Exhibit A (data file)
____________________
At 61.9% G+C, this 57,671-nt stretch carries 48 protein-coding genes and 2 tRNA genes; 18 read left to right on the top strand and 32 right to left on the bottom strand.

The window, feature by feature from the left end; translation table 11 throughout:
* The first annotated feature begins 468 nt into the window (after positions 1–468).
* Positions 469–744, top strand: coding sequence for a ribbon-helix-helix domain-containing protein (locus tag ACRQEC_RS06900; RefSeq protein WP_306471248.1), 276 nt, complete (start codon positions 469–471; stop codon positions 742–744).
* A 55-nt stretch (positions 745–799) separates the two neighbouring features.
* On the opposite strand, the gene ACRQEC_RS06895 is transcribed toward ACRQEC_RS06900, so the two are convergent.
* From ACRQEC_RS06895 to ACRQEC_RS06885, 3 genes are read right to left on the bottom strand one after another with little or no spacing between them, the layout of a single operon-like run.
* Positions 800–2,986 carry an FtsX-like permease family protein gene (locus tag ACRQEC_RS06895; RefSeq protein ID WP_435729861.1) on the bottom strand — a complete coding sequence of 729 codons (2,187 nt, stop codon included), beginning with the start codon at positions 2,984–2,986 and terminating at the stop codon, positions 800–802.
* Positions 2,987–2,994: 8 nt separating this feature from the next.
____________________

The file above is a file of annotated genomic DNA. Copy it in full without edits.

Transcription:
At 61.9% G+C, this 57,671-nt stretch carries 48 protein-coding genes and 2 tRNA genes; 18 read left to right on the top strand and 32 right to left on the bottom strand.

The window, feature by feature from the left end; translation table 11 throughout:
* The first annotated feature begins 468 nt into the window (after positions 1–468).
* Positions 469–744, top strand: coding sequence for a ribbon-helix-helix domain-containing protein (locus tag ACRQEC_RS06900; RefSeq protein WP_306471248.1), 276 nt, complete (start codon positions 469–471; stop codon positions 742–744).
* A 55-nt stretch (positions 745–799) separates the two neighbouring features.
* On the opposite strand, the gene ACRQEC_RS06895 is transcribed toward ACRQEC_RS06900, so the two are convergent.
* From ACRQEC_RS06895 to ACRQEC_RS06885, 3 genes are read right to left on the bottom strand one after another with little or no spacing between them, the layout of a single operon-like run.
* Positions 800–2,986 carry an FtsX-like permease family protein gene (locus tag ACRQEC_RS06895; RefSeq protein ID WP_435729861.1) on the bottom strand — a complete coding sequence of 729 codons (2,187 nt, stop codon included), beginning with the start codon at positions 2,984–2,986 and terminating at the stop codon, positions 800–802.
* Positions 2,987–2,994: 8 nt separating this feature from the next.